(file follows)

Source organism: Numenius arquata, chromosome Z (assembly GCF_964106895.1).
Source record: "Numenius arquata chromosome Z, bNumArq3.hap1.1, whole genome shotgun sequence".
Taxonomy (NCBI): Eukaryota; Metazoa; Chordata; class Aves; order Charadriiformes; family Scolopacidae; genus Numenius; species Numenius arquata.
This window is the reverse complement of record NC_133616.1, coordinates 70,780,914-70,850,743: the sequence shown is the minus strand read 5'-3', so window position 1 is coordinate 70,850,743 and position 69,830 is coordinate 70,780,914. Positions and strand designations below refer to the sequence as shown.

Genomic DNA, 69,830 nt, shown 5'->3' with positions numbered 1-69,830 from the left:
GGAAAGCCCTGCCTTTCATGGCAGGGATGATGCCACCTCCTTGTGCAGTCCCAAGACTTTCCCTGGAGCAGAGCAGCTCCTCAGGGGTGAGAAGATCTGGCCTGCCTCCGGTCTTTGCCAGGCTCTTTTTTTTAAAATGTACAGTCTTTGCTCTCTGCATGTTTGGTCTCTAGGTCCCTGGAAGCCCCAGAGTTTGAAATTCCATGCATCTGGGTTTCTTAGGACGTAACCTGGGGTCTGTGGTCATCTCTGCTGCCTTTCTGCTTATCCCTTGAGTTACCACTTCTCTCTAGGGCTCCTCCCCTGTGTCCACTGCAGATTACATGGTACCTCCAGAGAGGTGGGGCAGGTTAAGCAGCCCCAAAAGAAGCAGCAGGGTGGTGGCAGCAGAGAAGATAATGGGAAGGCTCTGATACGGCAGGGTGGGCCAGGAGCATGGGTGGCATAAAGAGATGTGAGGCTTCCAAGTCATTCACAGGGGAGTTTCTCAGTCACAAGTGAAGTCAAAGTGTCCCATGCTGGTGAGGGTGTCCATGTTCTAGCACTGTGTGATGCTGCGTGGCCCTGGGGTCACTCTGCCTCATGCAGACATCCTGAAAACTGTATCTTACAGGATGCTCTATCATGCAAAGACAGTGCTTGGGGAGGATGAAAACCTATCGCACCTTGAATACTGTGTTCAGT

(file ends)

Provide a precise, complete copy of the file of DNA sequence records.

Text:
Source organism: Numenius arquata, chromosome Z (assembly GCF_964106895.1).
Source record: "Numenius arquata chromosome Z, bNumArq3.hap1.1, whole genome shotgun sequence".
Taxonomy (NCBI): Eukaryota; Metazoa; Chordata; class Aves; order Charadriiformes; family Scolopacidae; genus Numenius; species Numenius arquata.
This window is the reverse complement of record NC_133616.1, coordinates 70,780,914-70,850,743: the sequence shown is the minus strand read 5'-3', so window position 1 is coordinate 70,850,743 and position 69,830 is coordinate 70,780,914. Positions and strand designations below refer to the sequence as shown.

Genomic DNA, 69,830 nt, shown 5'->3' with positions numbered 1-69,830 from the left:
GGAAAGCCCTGCCTTTCATGGCAGGGATGATGCCACCTCCTTGTGCAGTCCCAAGACTTTCCCTGGAGCAGAGCAGCTCCTCAGGGGTGAGAAGATCTGGCCTGCCTCCGGTCTTTGCCAGGCTCTTTTTTTTAAAATGTACAGTCTTTGCTCTCTGCATGTTTGGTCTCTAGGTCCCTGGAAGCCCCAGAGTTTGAAATTCCATGCATCTGGGTTTCTTAGGACGTAACCTGGGGTCTGTGGTCATCTCTGCTGCCTTTCTGCTTATCCCTTGAGTTACCACTTCTCTCTAGGGCTCCTCCCCTGTGTCCACTGCAGATTACATGGTACCTCCAGAGAGGTGGGGCAGGTTAAGCAGCCCCAAAAGAAGCAGCAGGGTGGTGGCAGCAGAGAAGATAATGGGAAGGCTCTGATACGGCAGGGTGGGCCAGGAGCATGGGTGGCATAAAGAGATGTGAGGCTTCCAAGTCATTCACAGGGGAGTTTCTCAGTCACAAGTGAAGTCAAAGTGTCCCATGCTGGTGAGGGTGTCCATGTTCTAGCACTGTGTGATGCTGCGTGGCCCTGGGGTCACTCTGCCTCATGCAGACATCCTGAAAACTGTATCTTACAGGATGCTCTATCATGCAAAGACAGTGCTTGGGGAGGATGAAAACCTATCGCACCTTGAATACTGTGTTCAGT